Today, I attended the first day of the 2011 Personal Democracy Forum. It's always a kick ass conference. This year, the organizers, Mica Sifry and Andrew Rasiej, hit a home run, bringing together a morning and afternoon full of Arab Spring revolutionaries (as well as the usual A-list of Digerati.)
As a series of fresh revolutionaries-- people who just months earlier had braved the wrath of tyrants, risking life and limb-- cycled on and off the stage, I found myself smiling, excited, enthusiastic, occasionally eyes tearing, leaning forward at the edge of my seat. Remember. I was at a conference, not some thriller movie.
But this was better.
These people were real. They were smart, sophisticated, funny, savvy techno-digerati-- even though they came from third world, down-trodden countries.
These people were coming, exultant, joyful, proud-- they'd faced dictators and tanks and armies and faced them down and won liberty and democracy and freedom.
They made some things clear.
There were no leaders. The people were the superheroes. The people did this.
The internet helped, but as, Riadh GUERFALI a Tunisian lawyer said, " It's not the internet that accelearated history. it's that part of the UNCONTROLLED INTERNET that accelerated history."
Guerfali also pointed out that the Wikileaks cables showing that the US would be happy to see Tunisia's dictator fall were helpful, knowing the USA's stance. But it would have been nice if the US had let the Tunisian people know, he pointed out.
Siva VAIDHYANATHAN, University of VA Law School, Professor of Media Studies and author of The Googlization of Dissent, predicted that the days of the free, uncontrolled use of the internet are over, saying, "It Hasn't taken long for government to figure out how to use facebook against protesters. Nobody is going to make the mistakes the governments of Tunisia and Egypt made. "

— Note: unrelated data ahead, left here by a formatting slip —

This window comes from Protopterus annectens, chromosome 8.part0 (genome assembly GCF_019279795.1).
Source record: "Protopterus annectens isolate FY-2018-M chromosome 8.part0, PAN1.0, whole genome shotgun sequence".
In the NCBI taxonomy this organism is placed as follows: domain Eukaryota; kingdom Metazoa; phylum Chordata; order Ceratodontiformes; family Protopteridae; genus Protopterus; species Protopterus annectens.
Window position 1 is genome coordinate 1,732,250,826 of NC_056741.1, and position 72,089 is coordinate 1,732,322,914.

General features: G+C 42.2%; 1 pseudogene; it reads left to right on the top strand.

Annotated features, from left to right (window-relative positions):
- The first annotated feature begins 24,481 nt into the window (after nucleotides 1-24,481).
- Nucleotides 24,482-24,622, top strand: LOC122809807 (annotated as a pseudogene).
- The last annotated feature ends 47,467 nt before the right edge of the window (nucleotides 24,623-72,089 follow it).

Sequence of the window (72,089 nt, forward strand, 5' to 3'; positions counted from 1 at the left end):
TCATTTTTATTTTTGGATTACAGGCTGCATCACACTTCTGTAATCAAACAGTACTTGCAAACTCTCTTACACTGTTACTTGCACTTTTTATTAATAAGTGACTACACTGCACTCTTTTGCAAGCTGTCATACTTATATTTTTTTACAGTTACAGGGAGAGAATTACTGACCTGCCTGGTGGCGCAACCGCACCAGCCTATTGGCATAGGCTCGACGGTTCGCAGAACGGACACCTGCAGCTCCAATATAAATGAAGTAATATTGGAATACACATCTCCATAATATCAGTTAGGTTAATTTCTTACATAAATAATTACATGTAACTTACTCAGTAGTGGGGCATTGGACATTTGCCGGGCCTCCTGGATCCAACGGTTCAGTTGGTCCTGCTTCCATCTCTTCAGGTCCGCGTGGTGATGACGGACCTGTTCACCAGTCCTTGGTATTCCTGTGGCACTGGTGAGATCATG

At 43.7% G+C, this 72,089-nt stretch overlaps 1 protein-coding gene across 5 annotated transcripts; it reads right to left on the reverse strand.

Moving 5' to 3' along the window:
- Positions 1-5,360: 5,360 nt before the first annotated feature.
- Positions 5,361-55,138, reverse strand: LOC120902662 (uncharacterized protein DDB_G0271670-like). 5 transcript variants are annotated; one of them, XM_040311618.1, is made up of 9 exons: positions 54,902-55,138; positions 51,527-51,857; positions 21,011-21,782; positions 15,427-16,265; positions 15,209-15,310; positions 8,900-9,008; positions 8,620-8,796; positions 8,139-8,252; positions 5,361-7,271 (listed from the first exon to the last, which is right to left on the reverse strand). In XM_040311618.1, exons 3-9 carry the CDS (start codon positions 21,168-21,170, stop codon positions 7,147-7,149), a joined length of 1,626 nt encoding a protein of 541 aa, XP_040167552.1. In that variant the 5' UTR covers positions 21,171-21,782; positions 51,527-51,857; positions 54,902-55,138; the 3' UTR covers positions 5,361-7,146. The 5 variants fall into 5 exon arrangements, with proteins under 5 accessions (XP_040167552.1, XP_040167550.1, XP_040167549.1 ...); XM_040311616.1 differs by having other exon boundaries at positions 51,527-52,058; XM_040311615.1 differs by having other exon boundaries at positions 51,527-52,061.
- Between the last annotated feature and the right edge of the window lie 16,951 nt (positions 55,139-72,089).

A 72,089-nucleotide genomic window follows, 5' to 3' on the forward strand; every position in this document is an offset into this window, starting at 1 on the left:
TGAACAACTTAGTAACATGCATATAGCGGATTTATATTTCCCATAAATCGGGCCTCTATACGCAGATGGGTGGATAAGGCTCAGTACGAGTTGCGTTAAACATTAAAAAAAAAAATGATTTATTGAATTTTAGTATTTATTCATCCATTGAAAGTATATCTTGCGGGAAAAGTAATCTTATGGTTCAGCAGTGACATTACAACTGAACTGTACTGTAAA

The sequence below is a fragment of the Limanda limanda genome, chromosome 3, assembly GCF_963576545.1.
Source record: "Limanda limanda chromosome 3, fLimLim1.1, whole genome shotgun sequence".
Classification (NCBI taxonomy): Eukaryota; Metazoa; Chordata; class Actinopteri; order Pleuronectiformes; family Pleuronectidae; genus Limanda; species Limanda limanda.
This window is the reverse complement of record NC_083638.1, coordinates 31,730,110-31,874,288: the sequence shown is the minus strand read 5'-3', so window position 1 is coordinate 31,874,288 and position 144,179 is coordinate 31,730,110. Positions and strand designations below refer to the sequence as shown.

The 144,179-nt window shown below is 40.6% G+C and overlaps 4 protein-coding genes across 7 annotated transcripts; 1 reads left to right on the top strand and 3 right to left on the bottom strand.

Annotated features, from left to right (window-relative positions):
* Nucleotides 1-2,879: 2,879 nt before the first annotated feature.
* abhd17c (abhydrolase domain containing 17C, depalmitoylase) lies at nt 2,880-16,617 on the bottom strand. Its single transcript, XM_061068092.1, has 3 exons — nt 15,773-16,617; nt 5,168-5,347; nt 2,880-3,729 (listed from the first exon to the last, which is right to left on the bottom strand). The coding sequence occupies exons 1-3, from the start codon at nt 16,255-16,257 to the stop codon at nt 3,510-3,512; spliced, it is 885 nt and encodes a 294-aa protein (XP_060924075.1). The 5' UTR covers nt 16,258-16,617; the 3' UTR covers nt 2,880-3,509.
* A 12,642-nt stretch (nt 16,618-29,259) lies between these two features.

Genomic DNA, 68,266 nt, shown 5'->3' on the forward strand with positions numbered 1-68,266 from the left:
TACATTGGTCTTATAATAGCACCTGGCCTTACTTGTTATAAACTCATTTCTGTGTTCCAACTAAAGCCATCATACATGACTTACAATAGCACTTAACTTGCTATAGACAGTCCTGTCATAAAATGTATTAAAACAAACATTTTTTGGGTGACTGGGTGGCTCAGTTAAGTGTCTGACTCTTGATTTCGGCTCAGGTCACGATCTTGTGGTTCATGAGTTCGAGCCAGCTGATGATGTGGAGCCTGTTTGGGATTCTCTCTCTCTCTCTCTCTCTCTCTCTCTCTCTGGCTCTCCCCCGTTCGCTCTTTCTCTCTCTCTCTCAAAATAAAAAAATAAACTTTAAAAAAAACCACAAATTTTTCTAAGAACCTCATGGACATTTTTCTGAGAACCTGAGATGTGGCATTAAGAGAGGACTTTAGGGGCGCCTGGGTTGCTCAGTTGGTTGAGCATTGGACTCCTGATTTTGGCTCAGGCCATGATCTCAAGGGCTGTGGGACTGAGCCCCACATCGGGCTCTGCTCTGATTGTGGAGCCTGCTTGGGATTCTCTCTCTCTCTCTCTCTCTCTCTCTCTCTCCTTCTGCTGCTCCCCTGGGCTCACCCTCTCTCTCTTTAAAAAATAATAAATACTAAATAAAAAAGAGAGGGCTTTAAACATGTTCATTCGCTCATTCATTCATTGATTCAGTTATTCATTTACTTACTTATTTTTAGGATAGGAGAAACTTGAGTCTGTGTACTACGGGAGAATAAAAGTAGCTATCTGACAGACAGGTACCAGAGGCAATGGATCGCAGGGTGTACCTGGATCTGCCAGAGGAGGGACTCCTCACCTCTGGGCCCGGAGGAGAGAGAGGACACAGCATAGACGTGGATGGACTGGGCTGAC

There's definitely some truth to that. Governments WILL learn how to scope out and identify activists. But in a good way, the use of social media and Twitter and Facebook may be too pernicious in wreaking change in the users, even if the dictators go after the protesters.
Dr. Rasha Abdulla is Associate Professor and Chair of Journalism and Mass Communication at the American University in Cairo. Dr. Abdulla's main research interest is new media and the Internet, particularly as it relates to political activism. She believes that simply using facebook changes the way people think about expression, about how they relate with others-- that they have control over these things in a way they didn't think about before. governments to repress.
Over and over again, the revolutionaries made it clear that facebook and twitter helped, but were just factors. The work of revolution had been going on for a long time, eroding the "iron door" as Tunisia revolutionary Houeida Anouar, described things in Tunisia, before the young man who immolated himself caused the door to swing open enough to get a toehold. (the podcast of my interview with Houeida will be up Tuesday night.)
The Revolution WAS Tweeted. Houeida Anouar, Tunisian revolutionary and social media activist, at the Personal Democracy Forum-- I'm pretty sure, Tweeting.
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